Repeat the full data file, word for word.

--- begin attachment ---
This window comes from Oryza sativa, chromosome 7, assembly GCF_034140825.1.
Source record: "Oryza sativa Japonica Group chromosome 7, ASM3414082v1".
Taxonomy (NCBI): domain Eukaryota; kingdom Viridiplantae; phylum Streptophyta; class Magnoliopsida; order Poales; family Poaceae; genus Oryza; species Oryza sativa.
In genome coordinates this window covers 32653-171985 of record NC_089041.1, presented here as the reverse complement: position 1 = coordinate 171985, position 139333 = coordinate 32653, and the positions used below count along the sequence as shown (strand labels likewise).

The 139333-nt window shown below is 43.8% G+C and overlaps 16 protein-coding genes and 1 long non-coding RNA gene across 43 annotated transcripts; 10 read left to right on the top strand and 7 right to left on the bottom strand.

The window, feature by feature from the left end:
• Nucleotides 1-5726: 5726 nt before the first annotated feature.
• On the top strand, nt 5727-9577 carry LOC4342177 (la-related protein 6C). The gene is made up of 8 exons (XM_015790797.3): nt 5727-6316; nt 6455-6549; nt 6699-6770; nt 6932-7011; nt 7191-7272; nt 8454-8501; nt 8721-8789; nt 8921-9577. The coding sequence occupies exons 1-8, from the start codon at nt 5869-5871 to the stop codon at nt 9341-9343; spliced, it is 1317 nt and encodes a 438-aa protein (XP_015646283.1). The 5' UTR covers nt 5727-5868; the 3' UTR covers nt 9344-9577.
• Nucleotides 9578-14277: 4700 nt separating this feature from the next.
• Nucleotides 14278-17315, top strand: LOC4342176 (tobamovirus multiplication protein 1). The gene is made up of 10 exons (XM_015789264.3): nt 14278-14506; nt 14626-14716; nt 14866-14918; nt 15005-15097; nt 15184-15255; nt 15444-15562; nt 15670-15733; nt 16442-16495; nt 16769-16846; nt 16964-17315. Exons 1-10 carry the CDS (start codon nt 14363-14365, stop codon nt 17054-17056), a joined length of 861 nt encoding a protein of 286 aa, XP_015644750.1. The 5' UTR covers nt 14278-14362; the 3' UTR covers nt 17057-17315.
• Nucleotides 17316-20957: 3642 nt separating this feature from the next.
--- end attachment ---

This window comes from Oryza sativa, chromosome 7, assembly GCF_034140825.1.
Source record: "Oryza sativa Japonica Group chromosome 7, ASM3414082v1".
Taxonomy (NCBI): domain Eukaryota; kingdom Viridiplantae; phylum Streptophyta; class Magnoliopsida; order Poales; family Poaceae; genus Oryza; species Oryza sativa.
In genome coordinates this window covers 32653-171985 of record NC_089041.1, presented here as the reverse complement: position 1 = coordinate 171985, position 139333 = coordinate 32653, and the positions used below count along the sequence as shown (strand labels likewise).

The 139333-nt window shown below is 43.8% G+C and overlaps 16 protein-coding genes and 1 long non-coding RNA gene across 43 annotated transcripts; 10 read left to right on the top strand and 7 right to left on the bottom strand.

The window, feature by feature from the left end:
• Nucleotides 1-5726: 5726 nt before the first annotated feature.
• On the top strand, nt 5727-9577 carry LOC4342177 (la-related protein 6C). The gene is made up of 8 exons (XM_015790797.3): nt 5727-6316; nt 6455-6549; nt 6699-6770; nt 6932-7011; nt 7191-7272; nt 8454-8501; nt 8721-8789; nt 8921-9577. The coding sequence occupies exons 1-8, from the start codon at nt 5869-5871 to the stop codon at nt 9341-9343; spliced, it is 1317 nt and encodes a 438-aa protein (XP_015646283.1). The 5' UTR covers nt 5727-5868; the 3' UTR covers nt 9344-9577.
• Nucleotides 9578-14277: 4700 nt separating this feature from the next.
• Nucleotides 14278-17315, top strand: LOC4342176 (tobamovirus multiplication protein 1). The gene is made up of 10 exons (XM_015789264.3): nt 14278-14506; nt 14626-14716; nt 14866-14918; nt 15005-15097; nt 15184-15255; nt 15444-15562; nt 15670-15733; nt 16442-16495; nt 16769-16846; nt 16964-17315. Exons 1-10 carry the CDS (start codon nt 14363-14365, stop codon nt 17054-17056), a joined length of 861 nt encoding a protein of 286 aa, XP_015644750.1. The 5' UTR covers nt 14278-14362; the 3' UTR covers nt 17057-17315.
• Nucleotides 17316-20957: 3642 nt separating this feature from the next.